“Prediction is very difficult, especially if it’s about the future.” – Niels Bohr
I’ve been filtering through some of the newly released 2008 FOMC transcripts (the NY Times has a very good interactive here if you don’t want to go through the actual transcripts) and one thing keeps jumping out at me – even though Fed officials appeared conflicted and “behind the curve” at times, they knew there was major risk to the economy well before the crisis spiraled out of control. For instance, in January 2008 Bernanke said:
“I think a garden variety recession is an acceptable risk, but I am also concerned that such a downturn might morph into something more serious, and I will talk about that in a moment.”
But even given that level of fear, there was no sense that things would get as bad as they did. It just goes to show how hard predicting the future is. Even when you know there’s big time risk involved in a certain market or economic action, you not only have to get the timing right, but you have to get the magnitude right. The Fed seems to have missed the timing in 2007 and then once they got the timing somewhat right they misunderstood the magnitude of the event….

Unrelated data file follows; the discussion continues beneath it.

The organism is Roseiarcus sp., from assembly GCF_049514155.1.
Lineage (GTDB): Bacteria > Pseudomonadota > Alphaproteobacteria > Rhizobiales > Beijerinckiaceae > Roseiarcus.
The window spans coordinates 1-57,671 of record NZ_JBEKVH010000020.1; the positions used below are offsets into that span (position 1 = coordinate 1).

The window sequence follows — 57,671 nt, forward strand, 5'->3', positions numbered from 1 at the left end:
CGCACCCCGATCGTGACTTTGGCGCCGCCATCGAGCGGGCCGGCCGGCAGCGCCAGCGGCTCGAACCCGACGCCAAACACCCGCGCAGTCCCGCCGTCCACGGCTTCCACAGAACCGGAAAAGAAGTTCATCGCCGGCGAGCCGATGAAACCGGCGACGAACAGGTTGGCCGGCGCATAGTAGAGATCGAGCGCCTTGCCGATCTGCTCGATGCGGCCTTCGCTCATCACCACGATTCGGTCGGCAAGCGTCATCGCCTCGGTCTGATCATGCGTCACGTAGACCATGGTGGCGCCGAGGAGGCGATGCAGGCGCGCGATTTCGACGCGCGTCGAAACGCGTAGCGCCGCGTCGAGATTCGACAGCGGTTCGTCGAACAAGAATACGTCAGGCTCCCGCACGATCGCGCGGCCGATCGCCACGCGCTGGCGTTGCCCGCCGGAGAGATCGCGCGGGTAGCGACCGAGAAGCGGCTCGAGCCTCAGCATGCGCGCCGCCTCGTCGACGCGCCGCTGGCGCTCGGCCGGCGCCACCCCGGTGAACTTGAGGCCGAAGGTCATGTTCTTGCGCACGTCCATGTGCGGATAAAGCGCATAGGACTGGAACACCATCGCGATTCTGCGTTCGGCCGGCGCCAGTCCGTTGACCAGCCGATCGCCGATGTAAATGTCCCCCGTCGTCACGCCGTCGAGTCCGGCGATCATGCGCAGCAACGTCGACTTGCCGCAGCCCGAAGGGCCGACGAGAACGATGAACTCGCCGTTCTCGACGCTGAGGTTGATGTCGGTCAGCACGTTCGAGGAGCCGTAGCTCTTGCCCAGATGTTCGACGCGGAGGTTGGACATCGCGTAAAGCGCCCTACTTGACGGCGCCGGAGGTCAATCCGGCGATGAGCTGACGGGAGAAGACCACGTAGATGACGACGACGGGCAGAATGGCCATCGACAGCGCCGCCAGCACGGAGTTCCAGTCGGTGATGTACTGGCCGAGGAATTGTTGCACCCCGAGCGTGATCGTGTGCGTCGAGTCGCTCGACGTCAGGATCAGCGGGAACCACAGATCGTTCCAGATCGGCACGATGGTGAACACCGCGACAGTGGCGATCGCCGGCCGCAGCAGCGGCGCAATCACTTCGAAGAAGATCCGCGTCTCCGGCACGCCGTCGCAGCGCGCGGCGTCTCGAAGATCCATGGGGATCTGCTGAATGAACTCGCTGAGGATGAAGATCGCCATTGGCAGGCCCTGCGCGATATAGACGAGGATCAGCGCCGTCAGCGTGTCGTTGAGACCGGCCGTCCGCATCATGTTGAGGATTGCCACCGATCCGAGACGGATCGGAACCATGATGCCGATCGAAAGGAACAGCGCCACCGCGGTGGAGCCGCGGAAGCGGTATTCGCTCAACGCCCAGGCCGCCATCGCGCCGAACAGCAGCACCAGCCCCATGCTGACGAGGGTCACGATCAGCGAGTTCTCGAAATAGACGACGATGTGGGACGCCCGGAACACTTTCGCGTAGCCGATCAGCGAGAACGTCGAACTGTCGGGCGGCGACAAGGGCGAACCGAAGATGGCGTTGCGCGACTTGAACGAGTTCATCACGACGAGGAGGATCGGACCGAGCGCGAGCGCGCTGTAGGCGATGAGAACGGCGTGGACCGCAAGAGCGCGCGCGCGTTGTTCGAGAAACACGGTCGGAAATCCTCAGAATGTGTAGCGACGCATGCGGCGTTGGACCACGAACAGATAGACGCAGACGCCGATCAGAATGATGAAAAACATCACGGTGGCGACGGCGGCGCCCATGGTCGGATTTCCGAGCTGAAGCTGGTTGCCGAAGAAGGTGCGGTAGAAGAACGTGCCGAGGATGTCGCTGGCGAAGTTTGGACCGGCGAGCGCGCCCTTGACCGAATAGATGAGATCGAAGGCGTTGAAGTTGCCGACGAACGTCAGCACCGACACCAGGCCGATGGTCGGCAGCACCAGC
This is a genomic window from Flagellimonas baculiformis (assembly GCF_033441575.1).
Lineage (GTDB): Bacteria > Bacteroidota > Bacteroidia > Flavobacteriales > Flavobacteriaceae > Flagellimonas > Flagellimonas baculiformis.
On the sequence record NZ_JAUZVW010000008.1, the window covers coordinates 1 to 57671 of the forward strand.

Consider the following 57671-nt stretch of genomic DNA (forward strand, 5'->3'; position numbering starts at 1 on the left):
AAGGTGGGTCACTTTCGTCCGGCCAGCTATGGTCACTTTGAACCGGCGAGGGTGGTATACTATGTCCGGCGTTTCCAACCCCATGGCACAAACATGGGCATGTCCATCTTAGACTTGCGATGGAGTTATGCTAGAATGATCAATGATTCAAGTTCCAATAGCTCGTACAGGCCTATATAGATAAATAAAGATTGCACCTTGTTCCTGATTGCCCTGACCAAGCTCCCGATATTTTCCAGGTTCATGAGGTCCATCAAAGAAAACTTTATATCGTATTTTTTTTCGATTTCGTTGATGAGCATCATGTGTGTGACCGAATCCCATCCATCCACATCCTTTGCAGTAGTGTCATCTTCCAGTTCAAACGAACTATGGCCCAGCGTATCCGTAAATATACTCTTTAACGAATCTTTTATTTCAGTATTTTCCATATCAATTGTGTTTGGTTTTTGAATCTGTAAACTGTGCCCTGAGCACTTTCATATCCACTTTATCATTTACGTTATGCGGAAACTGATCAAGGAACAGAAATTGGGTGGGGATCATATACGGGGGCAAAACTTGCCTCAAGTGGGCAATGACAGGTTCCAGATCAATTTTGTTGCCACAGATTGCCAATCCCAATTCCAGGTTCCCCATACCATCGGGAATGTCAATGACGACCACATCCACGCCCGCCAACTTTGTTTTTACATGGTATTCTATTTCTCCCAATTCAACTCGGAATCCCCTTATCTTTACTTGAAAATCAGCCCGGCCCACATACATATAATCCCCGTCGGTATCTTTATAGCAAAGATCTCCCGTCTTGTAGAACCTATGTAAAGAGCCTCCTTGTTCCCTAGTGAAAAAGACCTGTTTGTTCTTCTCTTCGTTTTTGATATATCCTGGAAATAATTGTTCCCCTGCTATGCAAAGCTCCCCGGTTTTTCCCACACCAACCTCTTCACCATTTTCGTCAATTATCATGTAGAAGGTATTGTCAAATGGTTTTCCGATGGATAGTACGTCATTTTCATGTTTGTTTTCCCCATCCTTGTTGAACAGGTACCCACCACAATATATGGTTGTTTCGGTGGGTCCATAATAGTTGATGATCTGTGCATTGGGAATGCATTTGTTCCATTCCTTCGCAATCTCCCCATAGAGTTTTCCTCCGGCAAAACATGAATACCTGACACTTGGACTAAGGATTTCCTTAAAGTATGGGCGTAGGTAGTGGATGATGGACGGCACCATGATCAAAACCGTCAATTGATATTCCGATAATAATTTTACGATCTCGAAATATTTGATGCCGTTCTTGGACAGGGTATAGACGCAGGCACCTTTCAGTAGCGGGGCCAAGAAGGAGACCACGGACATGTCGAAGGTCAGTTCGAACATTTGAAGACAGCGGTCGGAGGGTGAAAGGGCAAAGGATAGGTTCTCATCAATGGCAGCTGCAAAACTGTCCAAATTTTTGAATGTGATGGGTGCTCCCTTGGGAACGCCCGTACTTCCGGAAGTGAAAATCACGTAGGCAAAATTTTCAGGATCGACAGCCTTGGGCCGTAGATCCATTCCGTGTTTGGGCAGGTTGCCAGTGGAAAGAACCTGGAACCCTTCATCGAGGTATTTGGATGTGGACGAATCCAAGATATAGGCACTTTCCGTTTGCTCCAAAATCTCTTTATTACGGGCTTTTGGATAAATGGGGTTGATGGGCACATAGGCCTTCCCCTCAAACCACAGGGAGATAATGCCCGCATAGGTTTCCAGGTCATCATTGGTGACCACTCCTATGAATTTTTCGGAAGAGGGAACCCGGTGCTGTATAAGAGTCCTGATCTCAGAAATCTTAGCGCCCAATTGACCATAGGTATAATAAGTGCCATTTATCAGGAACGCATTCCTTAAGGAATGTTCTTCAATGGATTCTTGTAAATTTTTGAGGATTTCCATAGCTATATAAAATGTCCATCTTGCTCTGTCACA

Mr. Roche is the Founder and Chief Investment Officer of Discipline Funds.Discipline Funds is a low fee financial advisory firm with a focus on helping people be more disciplined with their finances.
He is also the author of Pragmatic Capitalism: What Every Investor Needs to Understand About Money and Finance, Understanding the Modern Monetary System and Understanding Modern Portfolio Construction.